Be aware of the new Ransomware viruses that have resurfaced in the last couple of months. Ransomware encrypts most of the files on your computer and network as well as deletes all backup files, leaving you without any recovery method other than to pay the ransom (ranges from $700 to $1500 per computer). Read more about the history of the Ransomware virus.

Backing up files using good backup software is a MUST. Check out the following onsite and cloud generational backup software:

Acronis Backup
Nova Backup
Genie Backup

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Sophisticated Email Scams Targeting the Real Estate Industry

December 2015


Criminals are hacking into the email accounts of real estate agents or other persons involved in a real estate transaction and using information gained from the hack to dupe a party into a fraudulent wire transfer. The hackers often send an email that appears to be from an individual legitimately involved in the transaction, informing the recipient, often the buyer, that there has been a last minute change to the wiring instructions. Following the new instructions, the recipient will wire funds directly to the hacker’s account, which will be cleared out in a matter of minutes. The money is almost always lost forever.

In the next two weeks, real estate professionals will be contending with high transactional volumes during year-end closings. This is a busy and hectic time for real estate professionals, and many millions of dollars will be sent and received via wire before the end of the year. This is exactly the environment in which online criminals seek to operate.

The National Association of REALTORS® urges its members and state and local REALTOR® associations to be on high alert for email and online fraud.

In May 2015, NAR issued an alert regarding a sophisticated email wire fraud hitting the real estate industry.  Since then, the incidents of online scams targeting practitioners have continued to rise but the advice is the same.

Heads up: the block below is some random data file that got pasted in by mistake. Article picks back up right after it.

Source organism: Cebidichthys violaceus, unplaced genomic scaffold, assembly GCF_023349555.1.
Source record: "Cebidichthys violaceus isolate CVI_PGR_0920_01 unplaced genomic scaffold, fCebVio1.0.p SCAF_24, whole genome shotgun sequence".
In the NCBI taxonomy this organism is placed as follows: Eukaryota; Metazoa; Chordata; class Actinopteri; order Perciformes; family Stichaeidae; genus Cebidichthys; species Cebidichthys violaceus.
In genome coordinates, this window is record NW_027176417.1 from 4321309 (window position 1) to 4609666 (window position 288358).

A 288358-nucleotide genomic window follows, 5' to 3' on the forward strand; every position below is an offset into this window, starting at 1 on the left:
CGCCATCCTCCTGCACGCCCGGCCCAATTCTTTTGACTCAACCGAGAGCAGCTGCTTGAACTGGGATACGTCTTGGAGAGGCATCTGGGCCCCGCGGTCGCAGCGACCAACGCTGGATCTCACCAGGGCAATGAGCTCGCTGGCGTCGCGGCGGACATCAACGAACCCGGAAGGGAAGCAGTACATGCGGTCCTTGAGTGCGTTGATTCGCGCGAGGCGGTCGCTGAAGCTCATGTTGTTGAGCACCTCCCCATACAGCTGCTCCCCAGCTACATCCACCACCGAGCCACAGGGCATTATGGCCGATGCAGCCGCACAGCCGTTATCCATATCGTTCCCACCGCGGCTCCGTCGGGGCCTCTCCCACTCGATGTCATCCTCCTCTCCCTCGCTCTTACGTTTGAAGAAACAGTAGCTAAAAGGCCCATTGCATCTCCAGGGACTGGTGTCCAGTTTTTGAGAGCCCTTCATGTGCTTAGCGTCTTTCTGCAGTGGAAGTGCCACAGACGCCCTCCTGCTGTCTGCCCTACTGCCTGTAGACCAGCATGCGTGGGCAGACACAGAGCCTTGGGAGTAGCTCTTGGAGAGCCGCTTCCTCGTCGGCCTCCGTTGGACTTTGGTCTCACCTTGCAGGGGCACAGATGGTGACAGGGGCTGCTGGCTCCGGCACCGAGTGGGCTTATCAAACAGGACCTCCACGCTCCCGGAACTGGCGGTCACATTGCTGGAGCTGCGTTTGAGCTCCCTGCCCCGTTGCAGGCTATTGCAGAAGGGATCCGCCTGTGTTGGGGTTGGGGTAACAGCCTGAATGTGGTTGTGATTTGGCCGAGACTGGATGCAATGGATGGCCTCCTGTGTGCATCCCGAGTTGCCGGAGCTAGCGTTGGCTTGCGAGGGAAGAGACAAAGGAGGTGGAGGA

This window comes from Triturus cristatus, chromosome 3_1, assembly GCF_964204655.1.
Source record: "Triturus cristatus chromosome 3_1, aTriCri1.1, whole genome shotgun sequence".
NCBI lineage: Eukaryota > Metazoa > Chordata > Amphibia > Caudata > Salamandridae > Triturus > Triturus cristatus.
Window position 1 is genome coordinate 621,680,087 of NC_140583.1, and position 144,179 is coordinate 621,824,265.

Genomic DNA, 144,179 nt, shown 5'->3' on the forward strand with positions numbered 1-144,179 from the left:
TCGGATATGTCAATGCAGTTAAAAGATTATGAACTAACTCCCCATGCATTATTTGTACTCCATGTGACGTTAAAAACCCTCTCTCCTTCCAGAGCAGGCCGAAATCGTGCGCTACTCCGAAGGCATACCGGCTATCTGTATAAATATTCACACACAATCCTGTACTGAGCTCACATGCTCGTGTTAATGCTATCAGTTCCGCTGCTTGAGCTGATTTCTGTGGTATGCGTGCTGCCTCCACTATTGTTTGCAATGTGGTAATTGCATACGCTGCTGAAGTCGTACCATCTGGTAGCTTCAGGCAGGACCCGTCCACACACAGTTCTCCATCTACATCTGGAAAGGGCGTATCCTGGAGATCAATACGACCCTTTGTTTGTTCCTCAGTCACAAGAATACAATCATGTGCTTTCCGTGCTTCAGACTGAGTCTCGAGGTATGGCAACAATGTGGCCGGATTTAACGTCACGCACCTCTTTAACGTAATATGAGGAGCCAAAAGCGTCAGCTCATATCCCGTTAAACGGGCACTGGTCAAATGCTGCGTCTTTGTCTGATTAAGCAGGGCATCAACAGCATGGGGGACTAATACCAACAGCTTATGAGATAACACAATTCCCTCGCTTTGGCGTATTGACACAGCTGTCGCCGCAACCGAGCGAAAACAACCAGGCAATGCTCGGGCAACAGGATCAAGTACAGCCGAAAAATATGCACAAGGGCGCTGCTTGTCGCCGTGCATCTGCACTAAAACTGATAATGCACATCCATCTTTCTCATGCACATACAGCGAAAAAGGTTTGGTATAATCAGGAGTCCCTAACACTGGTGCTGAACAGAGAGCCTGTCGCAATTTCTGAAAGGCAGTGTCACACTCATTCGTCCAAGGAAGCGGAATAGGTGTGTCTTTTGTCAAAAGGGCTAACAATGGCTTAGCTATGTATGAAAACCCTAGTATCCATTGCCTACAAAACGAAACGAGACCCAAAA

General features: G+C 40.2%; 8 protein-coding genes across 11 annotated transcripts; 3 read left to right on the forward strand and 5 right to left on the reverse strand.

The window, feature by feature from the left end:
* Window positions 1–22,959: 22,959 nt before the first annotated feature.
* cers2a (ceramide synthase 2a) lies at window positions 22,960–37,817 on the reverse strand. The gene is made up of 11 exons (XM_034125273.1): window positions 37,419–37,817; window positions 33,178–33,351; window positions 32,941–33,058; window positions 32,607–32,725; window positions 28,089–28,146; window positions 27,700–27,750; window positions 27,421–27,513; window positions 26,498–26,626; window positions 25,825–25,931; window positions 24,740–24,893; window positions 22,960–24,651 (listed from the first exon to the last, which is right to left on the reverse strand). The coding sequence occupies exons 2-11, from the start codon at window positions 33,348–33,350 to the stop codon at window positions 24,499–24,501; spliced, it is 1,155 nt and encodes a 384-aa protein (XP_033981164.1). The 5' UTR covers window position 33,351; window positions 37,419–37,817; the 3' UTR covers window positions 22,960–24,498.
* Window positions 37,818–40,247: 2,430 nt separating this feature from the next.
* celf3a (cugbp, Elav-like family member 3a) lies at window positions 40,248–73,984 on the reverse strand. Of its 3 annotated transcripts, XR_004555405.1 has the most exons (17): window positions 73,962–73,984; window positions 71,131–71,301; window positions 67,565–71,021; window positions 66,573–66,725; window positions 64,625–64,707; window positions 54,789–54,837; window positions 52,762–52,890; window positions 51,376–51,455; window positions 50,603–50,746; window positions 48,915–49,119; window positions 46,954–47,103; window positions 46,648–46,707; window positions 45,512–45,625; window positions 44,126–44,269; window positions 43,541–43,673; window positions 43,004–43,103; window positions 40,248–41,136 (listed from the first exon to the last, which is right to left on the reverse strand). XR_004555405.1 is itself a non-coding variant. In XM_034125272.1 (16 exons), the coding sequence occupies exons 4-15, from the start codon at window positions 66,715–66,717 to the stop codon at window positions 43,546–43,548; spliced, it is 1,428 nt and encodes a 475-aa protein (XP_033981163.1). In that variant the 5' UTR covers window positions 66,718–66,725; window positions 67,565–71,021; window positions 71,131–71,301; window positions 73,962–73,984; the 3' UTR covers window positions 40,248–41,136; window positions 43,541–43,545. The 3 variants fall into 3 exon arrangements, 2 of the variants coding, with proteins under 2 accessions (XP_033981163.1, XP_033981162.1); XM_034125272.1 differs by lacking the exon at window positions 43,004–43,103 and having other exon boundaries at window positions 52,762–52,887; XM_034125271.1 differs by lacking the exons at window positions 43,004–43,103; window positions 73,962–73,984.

Bottom line: Do not let your guard down.  Start from the assumption that any email in your in-box could be a targeted attack from a criminal.


PREVENTION

Follow this guidance to avoid becoming a victim:

- Immediately contact all parties to all of your upcoming transactions and inform them of the possibility of this fraud. Attorneys, escrow agents, buyers, sellers, real estate agents, and title agents have all been targeted in these scams. You can also download and distribute NAR’s online fraud prevention handout, accessible here.

- If possible, do not send sensitive information via email. If you must use email to send sensitive information, use encrypted email.

- Immediately prior to wiring any money, the person sending the money must call the intended recipient to verify the wiring instructions. Only use a verified telephone number to make this call.

- Do not trust contact information in unverified emails. The hackers will recreate legitimate-looking signature blocks with their own telephone number. In addition, fraudsters will include links to fake websites to further convince victims of their legitimacy.

- Never click on any links in an unverified email. In addition to leading you to fake websites, these links can contain viruses and other malicious spyware that can make your computer – and your transactions – vulnerable to attack.

- Never conduct business over unsecured wifi.